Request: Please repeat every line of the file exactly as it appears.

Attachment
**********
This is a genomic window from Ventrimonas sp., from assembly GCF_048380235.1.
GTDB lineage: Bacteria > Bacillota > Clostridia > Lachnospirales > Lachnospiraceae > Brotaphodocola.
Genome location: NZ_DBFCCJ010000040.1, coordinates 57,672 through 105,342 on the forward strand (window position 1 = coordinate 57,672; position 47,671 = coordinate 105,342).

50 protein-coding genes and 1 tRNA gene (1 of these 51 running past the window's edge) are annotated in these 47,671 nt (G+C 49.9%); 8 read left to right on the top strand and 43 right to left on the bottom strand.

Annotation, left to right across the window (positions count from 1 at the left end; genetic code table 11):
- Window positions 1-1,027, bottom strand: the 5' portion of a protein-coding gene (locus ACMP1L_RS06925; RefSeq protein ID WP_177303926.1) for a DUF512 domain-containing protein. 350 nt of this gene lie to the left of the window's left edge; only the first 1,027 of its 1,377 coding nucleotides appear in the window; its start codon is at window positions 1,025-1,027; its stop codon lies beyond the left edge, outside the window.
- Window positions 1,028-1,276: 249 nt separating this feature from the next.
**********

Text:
This is a genomic window from Ventrimonas sp., from assembly GCF_048380235.1.
GTDB lineage: Bacteria > Bacillota > Clostridia > Lachnospirales > Lachnospiraceae > Brotaphodocola.
Genome location: NZ_DBFCCJ010000040.1, coordinates 57,672 through 105,342 on the forward strand (window position 1 = coordinate 57,672; position 47,671 = coordinate 105,342).

50 protein-coding genes and 1 tRNA gene (1 of these 51 running past the window's edge) are annotated in these 47,671 nt (G+C 49.9%); 8 read left to right on the top strand and 43 right to left on the bottom strand.

Annotation, left to right across the window (positions count from 1 at the left end; genetic code table 11):
- Window positions 1-1,027, bottom strand: the 5' portion of a protein-coding gene (locus ACMP1L_RS06925; RefSeq protein ID WP_177303926.1) for a DUF512 domain-containing protein. 350 nt of this gene lie to the left of the window's left edge; only the first 1,027 of its 1,377 coding nucleotides appear in the window; its start codon is at window positions 1,025-1,027; its stop codon lies beyond the left edge, outside the window.
- Window positions 1,028-1,276: 249 nt separating this feature from the next.